She returned to the house. She could hear Mr. Brook’s voice coming from around the back, near the privy, so she pushed open the front door, sneezed under the sudden assault of bird waste and dust. A mourning dove startled and rose in the air, making an elegant escape out a window to her left. Mr. Brook must have opened it before they’d arrived in hopes of airing the place out. She was standing in the main room, a large space, divided into the kitchen and living area. The kitchen consisted of a sink and a wood stove, a single set of shelves along the far wall. At least there was a window above the sink so she could look out over the garden while she worked. Charlie could build a counter so she’d have more space. The living area had another window, a fireplace, room for a couch, a couple of chairs. And they could put bookshelves in the corner. She went through to the back and found two more rooms, a bedroom and what seemed to be a large storage closet. It was the only room that held any clutter – a metal folding stool, a pair of well-worn boots, the tire from a small tractor, a pile of fabric – a shirt, perhaps – covered in mouse droppings. Mr. Brook had said the miner was a pack rat and there’d been a lot to get rid of after he died. He’d been lonely here, she suddenly knew.
When she came back into the front room, Mr. Brook was saying he’d give them some time to think about it, they could stop by his place on the way home and let him know. Charlie was standing in the middle of the room, staring at a dark spot on the wall. She hadn’t noticed it earlier. There were more spots, smaller, traveling up the wall and onto the ceiling. Mr. Brook cleared his throat, said he knew it was a hard decision. Jay watched him, his big face going red, his eyes blinking. He nodded, touched the brim of his cowboy hat, ducked his head to back out of the door. She looked at Charlie, so slight in comparison, his denim shirt bagging, the sleeves rolled up over his forearms, the cracked leather belt cinched tight to hold up the khaki pants he favored.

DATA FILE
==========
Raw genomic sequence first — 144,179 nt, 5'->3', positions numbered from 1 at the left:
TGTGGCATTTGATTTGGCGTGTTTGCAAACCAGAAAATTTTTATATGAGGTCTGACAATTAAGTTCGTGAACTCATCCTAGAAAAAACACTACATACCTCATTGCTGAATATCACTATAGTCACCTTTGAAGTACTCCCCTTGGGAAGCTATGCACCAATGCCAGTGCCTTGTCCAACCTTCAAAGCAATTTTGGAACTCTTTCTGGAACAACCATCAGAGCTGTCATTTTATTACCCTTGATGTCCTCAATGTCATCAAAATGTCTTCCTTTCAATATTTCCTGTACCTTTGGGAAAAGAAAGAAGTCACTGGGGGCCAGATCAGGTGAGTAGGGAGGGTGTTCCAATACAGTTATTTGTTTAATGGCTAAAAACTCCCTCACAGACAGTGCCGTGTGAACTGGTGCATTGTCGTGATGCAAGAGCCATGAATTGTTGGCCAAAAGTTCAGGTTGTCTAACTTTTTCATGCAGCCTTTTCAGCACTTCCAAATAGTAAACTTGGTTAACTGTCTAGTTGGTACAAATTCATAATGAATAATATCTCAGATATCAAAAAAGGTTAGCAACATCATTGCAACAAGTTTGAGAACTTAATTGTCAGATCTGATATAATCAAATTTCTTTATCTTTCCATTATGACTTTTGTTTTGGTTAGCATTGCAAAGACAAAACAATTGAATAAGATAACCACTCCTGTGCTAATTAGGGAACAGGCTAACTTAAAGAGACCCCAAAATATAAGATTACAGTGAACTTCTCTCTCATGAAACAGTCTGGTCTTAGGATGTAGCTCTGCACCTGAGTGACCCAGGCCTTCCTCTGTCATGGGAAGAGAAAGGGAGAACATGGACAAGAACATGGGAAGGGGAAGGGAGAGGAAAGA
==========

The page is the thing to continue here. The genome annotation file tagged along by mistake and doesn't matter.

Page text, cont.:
“How did he die?” she said when Mr. Brook’s white truck had pulled away. “The miner.”
Charlie turned to look at her. He had an expressive face though he had long ago learned to hide that around others. She could read the story there, as well as his reluctance to tell her.
“The house is good, Jay,” he said. “The roof, the well, the foundation. He built it strong.”
“Was it here?” she asked. How had she not noticed the stain at first? It was so prominent against the pale wood. She went to touch the edges of it with her finger.
“We’ll paint,” Charlie said. He wasn’t trying to convince her. They both knew this was more than they had dared hope for – their own house, land to grow vegetables, raise animals. She nodded.
“Mr. Brook is a good man,” Charlie said. “He’s giving us a good deal.”
“Because no one else is desperate enough to buy it,” said Jay sharply and looked away. They were silent then.
After awhile, when they had taken it in and accepted it, and the quiet had begun to fall over their hearts again she said, “I saw the beaver dam. And there is a lot of mahonia in the woods. I can make jelly this summer, tea for the winter.” An image came to her mind of white walls, herbs hanging in the kitchen, rows of canned goods lined up along the shelves next to the wooden bowls her mother had brought over from Japan, Charlie in the garden tying up beans.
They walked through the rooms once more, made a list of things to buy at the hardware store, closed the windows and locked them. At the door, Charlie turned back and made a deep bow to the interior of the house. Jay could feel the gratitude he was offering flowing through the rooms like a cool breeze. This humility was how he had survived, how he had made a life for them. She reached for his hand and bowed herself, sending out her courage, her willingness. Home. Happiness began to rise in her like a dove.